07.15.2022

West Virginia Plaintiffs Resisted Tyranny; Others Must as Well

Author: Vijay Jayaraj | Published: RealClear Markets | Date: 14 July 2022

 

It’s 7:00 in the morning in Cape Town. A family of four awakes to a house without power, the same as when they went to bed eight hours earlier. South Africa is in the midst of a massive energy crisis where inadvertent blackouts and intentional load shedding have become the norm.

The situation would be much worse if it were not for South Africa’s domestic coal reserves. Bloomberg reported this week that the resource has saved the country from the inflation suffered by some Europeans dependent on coal imports. “While energy prices have soared as European nations scramble to find alternatives to Russian gas supplies following its invasion of Ukraine, South Africa’s power utility Eskom Holdings SOC Ltd. has been left relatively unscathed,” the news service said.

In addition to being extraordinarily destructive, the so-called elite’s obsession with eliminating emissions of carbon dioxide is unattainable. Wind and solar are pathetically inadequate as energy sources, making up but a tiny fraction of electricity generation after decades of dumping many billions of dollars into the technologies. Fossil fuels, on the other hand, are incredibly effective.

Combustion Institute Fellow Gautham Kalghatgi reports that wind and solar — now producing just two percent of U.S. energy — would have to be increased by nearly 70 fold just to meet half of the country’s needs. “Even if it is possible, given the material and infrastructure requirements and the economic constraints, the environmental consequences will be unsustainable,” he writes.

For the poor of this world, any hope starts with the termination of restrictive energy policies implemented in the name of climate hysteria. Citizens should challenge these policies. For them, the plaintiffs in a recent case in the Supreme Court of the United States (SCOTUS) — West Virginia et. al. versus EPA — are a model for overturning destructive policies elsewhere.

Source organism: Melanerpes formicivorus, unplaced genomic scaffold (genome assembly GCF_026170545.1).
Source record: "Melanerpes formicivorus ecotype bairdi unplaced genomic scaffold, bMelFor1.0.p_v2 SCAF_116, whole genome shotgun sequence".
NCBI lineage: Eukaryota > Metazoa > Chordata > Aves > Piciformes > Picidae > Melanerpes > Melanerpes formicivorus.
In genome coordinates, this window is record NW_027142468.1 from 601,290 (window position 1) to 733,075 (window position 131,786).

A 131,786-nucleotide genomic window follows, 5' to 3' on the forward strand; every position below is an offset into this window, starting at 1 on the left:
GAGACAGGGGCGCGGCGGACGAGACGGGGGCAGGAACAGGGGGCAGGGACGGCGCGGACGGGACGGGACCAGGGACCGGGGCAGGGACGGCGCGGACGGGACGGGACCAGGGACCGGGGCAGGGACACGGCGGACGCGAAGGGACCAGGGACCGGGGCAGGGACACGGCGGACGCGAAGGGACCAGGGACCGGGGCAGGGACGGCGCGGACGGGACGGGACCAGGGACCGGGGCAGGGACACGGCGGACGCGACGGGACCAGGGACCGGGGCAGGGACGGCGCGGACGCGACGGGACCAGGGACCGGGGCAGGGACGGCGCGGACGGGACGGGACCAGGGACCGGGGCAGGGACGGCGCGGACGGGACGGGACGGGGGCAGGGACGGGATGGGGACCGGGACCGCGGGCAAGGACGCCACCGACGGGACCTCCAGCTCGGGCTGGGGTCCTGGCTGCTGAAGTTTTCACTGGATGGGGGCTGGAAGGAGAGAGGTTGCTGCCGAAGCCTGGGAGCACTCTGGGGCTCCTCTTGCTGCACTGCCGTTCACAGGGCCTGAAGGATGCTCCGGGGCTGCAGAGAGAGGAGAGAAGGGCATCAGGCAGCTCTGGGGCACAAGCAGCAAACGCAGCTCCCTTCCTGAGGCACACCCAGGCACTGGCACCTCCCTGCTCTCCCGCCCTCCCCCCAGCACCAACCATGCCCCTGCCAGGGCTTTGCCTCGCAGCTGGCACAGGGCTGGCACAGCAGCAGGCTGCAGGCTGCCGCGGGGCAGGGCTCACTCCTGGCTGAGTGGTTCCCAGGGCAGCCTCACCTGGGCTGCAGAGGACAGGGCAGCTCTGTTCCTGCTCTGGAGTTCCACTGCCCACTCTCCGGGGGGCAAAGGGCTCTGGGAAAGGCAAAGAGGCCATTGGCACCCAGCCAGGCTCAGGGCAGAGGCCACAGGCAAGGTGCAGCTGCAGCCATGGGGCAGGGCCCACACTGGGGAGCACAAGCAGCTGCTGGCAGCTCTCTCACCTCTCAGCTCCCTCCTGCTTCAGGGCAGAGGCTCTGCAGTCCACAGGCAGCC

In a 6-3 ruling on June 30, the court said the U.S. Environmental Protection Agency needed legislative authorization to broadly regulate carbon dioxide emissions in a manner that would transform the country’s energy market. The EPA had attempted to impose the regulation unilaterally to close coal-fired power plants and to generally discourage the use of fossil fuels.

The decision comes at a time when the U.S. is facing increased inflation. “Energy inflation in the United States accelerated to 34.6% in May of 2022, the most since September of 2005, due to gasoline (48.7%), fuel oil (106.7%, the largest increase on record), electricity (12%, the largest 12-month increase since August 2006), and natural gas (30.2%, the most since July 2008),” notes Trading Economics.

Trading Economics

Image Source: https://tradingeconomics.com/united-states/energy-inflation

The energy inflation in the U.S. is a real challenge to millions of families and businesses, with no promises made by the current administration to end it. But the situation is worse in developing parts of the world, where this inflation can reverse decades-long struggles against poverty and disease.

In the past three months alone, food and energy inflation has pushed 71 million people into poverty globally. In Africa, rising electricity prices pose a threat to controlling regional inflation rates.

Vietnam, a South Asian country with a rapidly developing economy, made great strides against poverty by utilizing fossil fuels during the last two decades. Now the country’s leadership, like many across the globe, has gone “climate woke,” limiting the use of fossil fuels. Economic growth is sure to be dampened, possibly to the point of shrinking gross domestic product.

The exception to the current trend of embracing restrictive energy policies is found in countries like China and India which are trying to control energy inflation for their 2.6 billion people by increasing use of coal, oil, and natural gas.

In recent weeks, even Europe has tapped coal energy to make up for the loss of Russian natural gas. If people want to maintain affordable energy supplies, then they must ensure that coal is made a permanent part of their portfolio.

In the SCOTUS case, leaders of West Virginia and several other states stood up to challenge an overreaching EPA bent on destroying jobs and lives to address a made-up climate crisis. While the same legal framework that enabled the plaintiffs’ success may not exist everywhere, the courage and determination to resist tyranny surely do.

Bold citizens everywhere must arise to reverse the devastating impact of climate policies. Those who successfully sued the EPA have displayed the requisite spirit.

Vijay Jayaraj is a Research Associate at the CO2 Coalition, Arlington, VA, and a Contributing Writer for the Cornwall Alliance for the Stewardship of Creation. He holds a master’s degree in environmental sciences from the University of East Anglia, UK. He resides in Bengaluru, India.

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